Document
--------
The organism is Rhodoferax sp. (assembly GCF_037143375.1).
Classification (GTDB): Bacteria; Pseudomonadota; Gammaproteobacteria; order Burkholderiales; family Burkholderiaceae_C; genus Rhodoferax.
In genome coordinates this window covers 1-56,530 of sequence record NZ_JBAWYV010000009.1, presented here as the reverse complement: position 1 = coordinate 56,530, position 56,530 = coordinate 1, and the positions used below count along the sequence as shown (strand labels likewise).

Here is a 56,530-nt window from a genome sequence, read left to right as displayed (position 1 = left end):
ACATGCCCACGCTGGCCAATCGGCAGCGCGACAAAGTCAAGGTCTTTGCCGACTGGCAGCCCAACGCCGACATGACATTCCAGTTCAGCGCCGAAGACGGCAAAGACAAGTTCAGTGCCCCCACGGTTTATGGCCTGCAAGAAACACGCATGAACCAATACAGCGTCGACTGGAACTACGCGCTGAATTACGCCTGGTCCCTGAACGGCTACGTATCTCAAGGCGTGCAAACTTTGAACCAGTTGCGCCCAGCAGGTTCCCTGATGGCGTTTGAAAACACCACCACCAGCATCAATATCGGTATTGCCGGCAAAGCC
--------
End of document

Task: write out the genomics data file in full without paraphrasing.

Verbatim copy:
The organism is Rhodoferax sp. (assembly GCF_037143375.1).
Classification (GTDB): Bacteria; Pseudomonadota; Gammaproteobacteria; order Burkholderiales; family Burkholderiaceae_C; genus Rhodoferax.
In genome coordinates this window covers 1-56,530 of sequence record NZ_JBAWYV010000009.1, presented here as the reverse complement: position 1 = coordinate 56,530, position 56,530 = coordinate 1, and the positions used below count along the sequence as shown (strand labels likewise).

Here is a 56,530-nt window from a genome sequence, read left to right as displayed (position 1 = left end):
ACATGCCCACGCTGGCCAATCGGCAGCGCGACAAAGTCAAGGTCTTTGCCGACTGGCAGCCCAACGCCGACATGACATTCCAGTTCAGCGCCGAAGACGGCAAAGACAAGTTCAGTGCCCCCACGGTTTATGGCCTGCAAGAAACACGCATGAACCAATACAGCGTCGACTGGAACTACGCGCTGAATTACGCCTGGTCCCTGAACGGCTACGTATCTCAAGGCGTGCAAACTTTGAACCAGTTGCGCCCAGCAGGTTCCCTGATGGCGTTTGAAAACACCACCACCAGCATCAATATCGGTATTGCCGGCAAAGCC